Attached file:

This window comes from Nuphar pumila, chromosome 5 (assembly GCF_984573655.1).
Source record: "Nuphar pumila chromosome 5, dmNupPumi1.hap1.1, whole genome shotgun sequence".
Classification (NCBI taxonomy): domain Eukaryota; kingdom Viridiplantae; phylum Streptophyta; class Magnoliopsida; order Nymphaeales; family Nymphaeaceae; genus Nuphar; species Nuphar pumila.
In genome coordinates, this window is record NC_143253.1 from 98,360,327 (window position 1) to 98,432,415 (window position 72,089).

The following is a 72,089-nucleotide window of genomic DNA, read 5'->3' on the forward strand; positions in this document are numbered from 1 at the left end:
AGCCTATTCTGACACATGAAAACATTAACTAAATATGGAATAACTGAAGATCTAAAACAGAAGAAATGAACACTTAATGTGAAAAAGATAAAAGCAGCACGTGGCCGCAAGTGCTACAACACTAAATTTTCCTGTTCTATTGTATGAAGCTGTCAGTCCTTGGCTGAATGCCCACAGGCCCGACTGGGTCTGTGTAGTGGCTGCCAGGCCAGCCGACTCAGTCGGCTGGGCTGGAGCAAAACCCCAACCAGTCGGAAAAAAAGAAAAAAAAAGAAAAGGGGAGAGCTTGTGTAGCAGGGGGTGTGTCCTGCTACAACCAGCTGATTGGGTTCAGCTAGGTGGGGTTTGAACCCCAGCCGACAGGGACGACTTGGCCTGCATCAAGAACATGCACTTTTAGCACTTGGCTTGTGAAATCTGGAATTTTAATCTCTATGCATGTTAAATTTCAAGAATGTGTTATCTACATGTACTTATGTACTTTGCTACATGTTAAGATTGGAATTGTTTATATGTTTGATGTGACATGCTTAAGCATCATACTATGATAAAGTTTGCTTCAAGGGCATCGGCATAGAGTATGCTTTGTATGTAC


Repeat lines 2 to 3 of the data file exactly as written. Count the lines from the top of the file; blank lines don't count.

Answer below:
Source record: "Nuphar pumila chromosome 5, dmNupPumi1.hap1.1, whole genome shotgun sequence".
Classification (NCBI taxonomy): domain Eukaryota; kingdom Viridiplantae; phylum Streptophyta; class Magnoliopsida; order Nymphaeales; family Nymphaeaceae; genus Nuphar; species Nuphar pumila.